Our class had been practicing for an upcoming play.(They aren't practicing at the moment because they're studying Math). Our Math teacher was teaching us, when the teacher who was in charge of the play showed up. She said:

Can I take a few minutes of your (math) class? These kids have to practice for their upcoming play.

By "class" I don't mean the group of students in the classroom at the moment" but I mean "Math class".

Is the use of "take a few minutes of your class" natural? If not, then what will be a natural way to express it?

1 Answer 1


This does sound natural.

  • It's understood that "class" means "math class" (a period of time), because it's right after "minutes of". "Minutes of xx" needs xx to be a period of time.

  • This use of the word "take" comes from the well-known phrases:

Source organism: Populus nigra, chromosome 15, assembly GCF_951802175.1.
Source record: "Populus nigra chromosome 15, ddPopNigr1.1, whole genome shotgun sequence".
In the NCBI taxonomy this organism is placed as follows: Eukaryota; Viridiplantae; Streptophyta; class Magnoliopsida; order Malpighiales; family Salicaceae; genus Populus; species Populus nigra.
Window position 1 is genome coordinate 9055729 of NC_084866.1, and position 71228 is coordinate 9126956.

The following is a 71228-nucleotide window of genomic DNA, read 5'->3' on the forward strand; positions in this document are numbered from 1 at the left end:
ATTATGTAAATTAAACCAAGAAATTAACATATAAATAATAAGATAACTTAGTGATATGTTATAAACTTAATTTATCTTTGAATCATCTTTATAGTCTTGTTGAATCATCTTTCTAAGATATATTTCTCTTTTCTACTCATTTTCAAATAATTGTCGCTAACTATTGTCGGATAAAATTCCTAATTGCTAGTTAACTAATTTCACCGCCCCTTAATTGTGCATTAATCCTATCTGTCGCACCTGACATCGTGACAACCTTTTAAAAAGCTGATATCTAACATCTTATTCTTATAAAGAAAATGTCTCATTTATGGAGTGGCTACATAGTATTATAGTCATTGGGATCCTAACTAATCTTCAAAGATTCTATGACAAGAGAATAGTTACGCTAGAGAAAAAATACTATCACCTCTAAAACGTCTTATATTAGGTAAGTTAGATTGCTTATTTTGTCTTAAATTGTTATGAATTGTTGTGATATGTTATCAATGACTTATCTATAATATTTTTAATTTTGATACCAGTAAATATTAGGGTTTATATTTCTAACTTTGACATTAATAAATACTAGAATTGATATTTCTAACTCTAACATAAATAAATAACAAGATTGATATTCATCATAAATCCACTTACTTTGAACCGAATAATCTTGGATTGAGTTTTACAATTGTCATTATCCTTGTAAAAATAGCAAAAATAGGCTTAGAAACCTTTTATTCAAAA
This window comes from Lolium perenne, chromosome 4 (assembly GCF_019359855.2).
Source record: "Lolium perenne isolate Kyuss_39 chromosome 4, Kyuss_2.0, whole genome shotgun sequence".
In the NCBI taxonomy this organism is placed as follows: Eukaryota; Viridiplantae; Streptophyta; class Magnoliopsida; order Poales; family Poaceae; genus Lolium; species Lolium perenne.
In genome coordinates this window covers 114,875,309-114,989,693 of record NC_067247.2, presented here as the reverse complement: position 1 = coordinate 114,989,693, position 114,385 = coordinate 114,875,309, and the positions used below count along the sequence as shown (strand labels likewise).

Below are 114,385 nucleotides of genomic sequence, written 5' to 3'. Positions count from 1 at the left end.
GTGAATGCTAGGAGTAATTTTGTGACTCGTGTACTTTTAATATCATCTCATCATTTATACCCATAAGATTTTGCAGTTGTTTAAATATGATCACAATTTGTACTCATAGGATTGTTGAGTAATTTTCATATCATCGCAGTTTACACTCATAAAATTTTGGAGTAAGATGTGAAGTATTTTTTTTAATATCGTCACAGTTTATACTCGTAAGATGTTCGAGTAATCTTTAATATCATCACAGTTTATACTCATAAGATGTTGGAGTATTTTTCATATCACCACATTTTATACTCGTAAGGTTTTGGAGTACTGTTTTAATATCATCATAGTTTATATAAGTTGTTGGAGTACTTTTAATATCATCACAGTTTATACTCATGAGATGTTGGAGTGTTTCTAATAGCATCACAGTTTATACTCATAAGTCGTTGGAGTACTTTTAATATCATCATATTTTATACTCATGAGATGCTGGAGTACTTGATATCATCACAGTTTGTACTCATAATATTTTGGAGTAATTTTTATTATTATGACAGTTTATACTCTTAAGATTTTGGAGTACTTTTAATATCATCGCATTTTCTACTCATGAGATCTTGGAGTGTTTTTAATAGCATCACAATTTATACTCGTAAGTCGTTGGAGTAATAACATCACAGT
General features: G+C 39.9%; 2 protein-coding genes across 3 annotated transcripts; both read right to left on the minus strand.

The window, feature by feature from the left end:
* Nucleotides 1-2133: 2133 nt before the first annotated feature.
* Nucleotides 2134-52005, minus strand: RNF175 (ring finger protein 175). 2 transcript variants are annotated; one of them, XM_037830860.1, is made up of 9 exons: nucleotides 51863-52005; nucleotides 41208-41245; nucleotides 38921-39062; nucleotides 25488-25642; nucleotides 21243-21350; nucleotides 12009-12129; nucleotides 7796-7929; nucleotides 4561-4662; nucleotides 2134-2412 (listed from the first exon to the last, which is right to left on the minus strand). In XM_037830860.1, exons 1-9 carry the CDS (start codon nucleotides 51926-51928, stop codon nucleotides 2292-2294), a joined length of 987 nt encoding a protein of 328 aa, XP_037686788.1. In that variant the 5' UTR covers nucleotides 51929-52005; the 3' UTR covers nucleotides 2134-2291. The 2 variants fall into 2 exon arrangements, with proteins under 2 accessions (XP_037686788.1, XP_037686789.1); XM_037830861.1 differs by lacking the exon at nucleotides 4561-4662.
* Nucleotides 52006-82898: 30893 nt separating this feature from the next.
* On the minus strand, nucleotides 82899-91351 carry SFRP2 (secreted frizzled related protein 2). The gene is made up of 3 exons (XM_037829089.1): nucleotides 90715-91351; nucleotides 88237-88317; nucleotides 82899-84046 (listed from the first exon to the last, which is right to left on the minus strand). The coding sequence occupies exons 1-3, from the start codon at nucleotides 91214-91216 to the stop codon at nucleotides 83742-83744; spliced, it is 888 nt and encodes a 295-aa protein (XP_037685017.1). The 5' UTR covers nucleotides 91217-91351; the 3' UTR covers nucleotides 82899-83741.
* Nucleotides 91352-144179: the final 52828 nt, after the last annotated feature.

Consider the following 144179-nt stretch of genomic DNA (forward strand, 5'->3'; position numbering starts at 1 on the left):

• Take your time. (Take as much time as you need).

See Definition: Idioms by the Free Dictionary; Cambridge Dictionary

  • Take up someone's time. (Use someone else's time).

To "take up" something can mean to use it, so you use time, especially if it's time that belongs to someone else. (Definition: The Free Dictionary, Phrasemix)

In this case, the time "belongs" to the math teacher, and the drama teacher is "taking it" (seizing it), and will "take it up" (use it).

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